Home News Its Georgia O’Keeffe Is Worth Millions. And Its Dorms Need Updating.

Its Georgia O’Keeffe Is Worth Millions. And Its Dorms Need Updating.

by Staff

During his decades teaching literature at Valparaiso University, John Ruff looked beyond words, bringing his students to the school’s art museum to help them acquire what he called emotional wisdom. While discussing stories that originated in the Southwest, he would point out Georgia O’Keeffe’s “Rust Red Hills.” When he wanted to draw parallels to 19th-century American literature, Frederic E. Church’s “Mountain Landscape” was right there.

But those paintings may not hang on campus much longer.

Valparaiso, a Lutheran university in northwestern Indiana that is struggling with the declining enrollment seen at many schools, is planning to sell several works from the collection of its Brauer Museum of Art to raise $10 million for the renovation of two freshman dormitories, which it sees as key to securing its future.

The announcement angered many arts organizations and has divided the university: Last week the faculty senate approved a nonbinding resolution that sought to halt the sale and identify alternative ways to fund the renovations.

Richard Brauer, a retired art professor who served as the director of the museum that now bears his name, has told the university’s leadership he wants his name removed if the school goes through with the sale.

“It really does outrage me,” Brauer, 95, said. “I think it’s wrong; the museum profession calls it the worst practice. And I think it’s shameful.”

Valparaiso is among many private colleges and universities looking for ways — such as slashing the advertised tuition price — to combat declining enrollment among a generation of young adults more aware of the burden of student debt. Its enrollment has fallen 39 percent since 2016, to 2,964 students last fall; the law school was shuttered in 2020, and degrees such as secondary education and French have been discontinued.

In response, Valparaiso has developed a five-year strategic plan that includes improving the experience for first-year students. The residence halls date to the 1950s and 1960s, and administrators say they now require significant, expensive renovations. The paintings entered the Brauer’s collection during those same decades, and have since skyrocketed in value. The school saw an opportunity.

Valparaiso’s president, José D. Padilla, said in his announcement to students and faculty that the school was reallocating “resources that are not core or critical to our educational mission and strategic plan.” In a statement to The New York Times, he said that the decision to put the paintings on the market was not made lightly, but that “attracting and retaining students drives the tuition revenue that strengthens our ability to serve our students.”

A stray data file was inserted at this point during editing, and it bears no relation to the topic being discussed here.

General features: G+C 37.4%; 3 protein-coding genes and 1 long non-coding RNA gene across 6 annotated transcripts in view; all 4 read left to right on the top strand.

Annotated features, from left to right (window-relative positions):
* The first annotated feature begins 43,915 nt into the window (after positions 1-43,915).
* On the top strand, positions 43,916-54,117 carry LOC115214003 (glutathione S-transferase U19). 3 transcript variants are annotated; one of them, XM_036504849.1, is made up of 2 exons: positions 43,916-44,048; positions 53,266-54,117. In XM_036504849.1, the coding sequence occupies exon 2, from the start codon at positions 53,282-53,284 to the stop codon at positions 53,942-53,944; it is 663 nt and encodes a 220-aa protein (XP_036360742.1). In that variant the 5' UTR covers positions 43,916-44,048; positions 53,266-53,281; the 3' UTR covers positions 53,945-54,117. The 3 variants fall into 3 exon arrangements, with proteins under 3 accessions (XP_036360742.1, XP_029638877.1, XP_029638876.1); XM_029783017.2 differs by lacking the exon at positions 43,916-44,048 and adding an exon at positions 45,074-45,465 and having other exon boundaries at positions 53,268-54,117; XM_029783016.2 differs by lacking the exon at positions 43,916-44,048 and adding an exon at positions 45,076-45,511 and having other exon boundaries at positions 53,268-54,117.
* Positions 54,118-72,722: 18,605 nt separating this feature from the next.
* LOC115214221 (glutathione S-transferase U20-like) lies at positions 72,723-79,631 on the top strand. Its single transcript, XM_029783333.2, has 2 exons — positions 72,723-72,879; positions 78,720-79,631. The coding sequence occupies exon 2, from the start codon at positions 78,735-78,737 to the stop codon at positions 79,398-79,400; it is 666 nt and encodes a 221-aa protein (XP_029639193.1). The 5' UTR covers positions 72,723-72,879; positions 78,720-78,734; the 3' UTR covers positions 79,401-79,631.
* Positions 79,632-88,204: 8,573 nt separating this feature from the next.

The university’s communications director, Michael Fenton, said the hope was that the renovations — one of the residence halls has single-pane windows and no air-conditioning — would keep Valparaiso competitive with schools like Butler University, in Indianapolis, and Drake University, in Des Moines.

The O’Keeffe painting, which depicts a New Mexico landscape of rolling hills with blood-red hues, is the crown jewel of the Brauer’s collection and has been exhibited in Ireland, Spain and Canada. A sale is estimated to bring in $7 million. The orange-tinged work by Church, one of the Hudson River School’s most successful artists, is valued at $1 million, and the university hopes to make another $2 million by selling Childe Hassam’s “The Silver Veil and the Golden Gate,” a coastal landscape by a pioneering American Impressionist.

Schools typically court controversy when they announce they will sell artworks to raise funds, an act known as deaccessioning. Several sales have resulted in sanctions from art associations. To settle a lawsuit, Brandeis University, in Waltham, Mass., reversed its decision to sell off its artwork and close its museum, part of a plan it had made in 2009 during the Great Recession.

Valparaiso’s desire to pay for work on the dorms with proceeds from the paintings has received pushback. Students delivered dozens of letters opposing the sale to the president’s office, and 75 faculty members expressed their disappointment in another letter. 

“The problem is that the whole process has been secret,” said Ruff, who retired from teaching in July and now serves as a volunteer gallery attendant at the museum, where his wife long worked as an associate curator and registrar.